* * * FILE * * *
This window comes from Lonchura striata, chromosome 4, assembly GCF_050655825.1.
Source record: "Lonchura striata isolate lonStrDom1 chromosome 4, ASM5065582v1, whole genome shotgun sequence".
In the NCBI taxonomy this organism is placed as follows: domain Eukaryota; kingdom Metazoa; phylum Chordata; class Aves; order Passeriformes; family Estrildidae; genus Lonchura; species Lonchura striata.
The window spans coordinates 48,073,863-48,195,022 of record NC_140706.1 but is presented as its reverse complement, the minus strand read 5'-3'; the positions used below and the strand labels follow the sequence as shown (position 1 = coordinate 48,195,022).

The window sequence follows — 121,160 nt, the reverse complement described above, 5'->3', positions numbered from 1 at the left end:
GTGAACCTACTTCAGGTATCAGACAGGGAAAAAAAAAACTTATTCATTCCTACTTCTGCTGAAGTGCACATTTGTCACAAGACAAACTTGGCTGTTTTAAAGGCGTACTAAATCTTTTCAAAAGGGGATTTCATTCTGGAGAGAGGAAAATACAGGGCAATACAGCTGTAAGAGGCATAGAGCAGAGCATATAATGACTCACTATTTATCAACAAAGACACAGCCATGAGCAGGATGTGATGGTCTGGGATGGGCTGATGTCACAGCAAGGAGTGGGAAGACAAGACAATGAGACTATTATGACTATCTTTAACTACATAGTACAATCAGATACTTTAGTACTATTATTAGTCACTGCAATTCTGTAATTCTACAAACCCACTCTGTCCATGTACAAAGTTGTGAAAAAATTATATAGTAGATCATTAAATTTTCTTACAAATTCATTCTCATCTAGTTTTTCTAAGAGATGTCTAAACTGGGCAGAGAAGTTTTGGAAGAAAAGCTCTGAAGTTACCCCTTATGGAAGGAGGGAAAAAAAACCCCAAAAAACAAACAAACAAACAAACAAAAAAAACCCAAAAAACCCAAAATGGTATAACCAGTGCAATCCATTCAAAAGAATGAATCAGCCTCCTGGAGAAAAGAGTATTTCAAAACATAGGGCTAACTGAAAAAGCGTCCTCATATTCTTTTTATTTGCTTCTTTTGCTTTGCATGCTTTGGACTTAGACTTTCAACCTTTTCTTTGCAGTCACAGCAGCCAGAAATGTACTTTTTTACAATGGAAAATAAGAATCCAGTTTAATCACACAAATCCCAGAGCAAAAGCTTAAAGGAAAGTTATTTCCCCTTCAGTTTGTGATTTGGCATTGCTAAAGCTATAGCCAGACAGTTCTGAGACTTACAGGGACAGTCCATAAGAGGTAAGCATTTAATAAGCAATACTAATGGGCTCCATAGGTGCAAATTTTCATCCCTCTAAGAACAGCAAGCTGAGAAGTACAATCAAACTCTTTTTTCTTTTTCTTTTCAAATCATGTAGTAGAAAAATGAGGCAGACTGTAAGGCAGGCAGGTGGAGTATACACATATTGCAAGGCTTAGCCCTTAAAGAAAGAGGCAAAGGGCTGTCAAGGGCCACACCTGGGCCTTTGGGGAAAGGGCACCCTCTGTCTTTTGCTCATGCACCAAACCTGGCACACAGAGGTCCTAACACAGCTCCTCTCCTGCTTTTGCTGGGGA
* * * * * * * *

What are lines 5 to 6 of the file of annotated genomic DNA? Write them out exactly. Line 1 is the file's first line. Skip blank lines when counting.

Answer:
The window sequence follows — 121,160 nt, the reverse complement described above, 5'->3', positions numbered from 1 at the left end:
GTGAACCTACTTCAGGTATCAGACAGGGAAAAAAAAAACTTATTCATTCCTACTTCTGCTGAAGTGCACATTTGTCACAAGACAAACTTGGCTGTTTTAAAGGCGTACTAAATCTTTTCAAAAGGGGATTTCATTCTGGAGAGAGGAAAATACAGGGCAATACAGCTGTAAGAGGCATAGAGCAGAGCATATAATGACTCACTATTTATCAACAAAGACACAGCCATGAGCAGGATGTGATGGTCTGGGATGGGCTGATGTCACAGCAAGGAGTGGGAAGACAAGACAATGAGACTATTATGACTATCTTTAACTACATAGTACAATCAGATACTTTAGTACTATTATTAGTCACTGCAATTCTGTAATTCTACAAACCCACTCTGTCCATGTACAAAGTTGTGAAAAAATTATATAGTAGATCATTAAATTTTCTTACAAATTCATTCTCATCTAGTTTTTCTAAGAGATGTCTAAACTGGGCAGAGAAGTTTTGGAAGAAAAGCTCTGAAGTTACCCCTTATGGAAGGAGGGAAAAAAAACCCCAAAAAACAAACAAACAAACAAACAAAAAAAACCCAAAAAACCCAAAATGGTATAACCAGTGCAATCCATTCAAAAGAATGAATCAGCCTCCTGGAGAAAAGAGTATTTCAAAACATAGGGCTAACTGAAAAAGCGTCCTCATATTCTTTTTATTTGCTTCTTTTGCTTTGCATGCTTTGGACTTAGACTTTCAACCTTTTCTTTGCAGTCACAGCAGCCAGAAATGTACTTTTTTACAATGGAAAATAAGAATCCAGTTTAATCACACAAATCCCAGAGCAAAAGCTTAAAGGAAAGTTATTTCCCCTTCAGTTTGTGATTTGGCATTGCTAAAGCTATAGCCAGACAGTTCTGAGACTTACAGGGACAGTCCATAAGAGGTAAGCATTTAATAAGCAATACTAATGGGCTCCATAGGTGCAAATTTTCATCCCTCTAAGAACAGCAAGCTGAGAAGTACAATCAAACTCTTTTTTCTTTTTCTTTTCAAATCATGTAGTAGAAAAATGAGGCAGACTGTAAGGCAGGCAGGTGGAGTATACACATATTGCAAGGCTTAGCCCTTAAAGAAAGAGGCAAAGGGCTGTCAAGGGCCACACCTGGGCCTTTGGGGAAAGGGCACCCTCTGTCTTTTGCTCATGCACCAAACCTGGCACACAGAGGTCCTAACACAGCTCCTCTCCTGCTTTTGCTGGGGA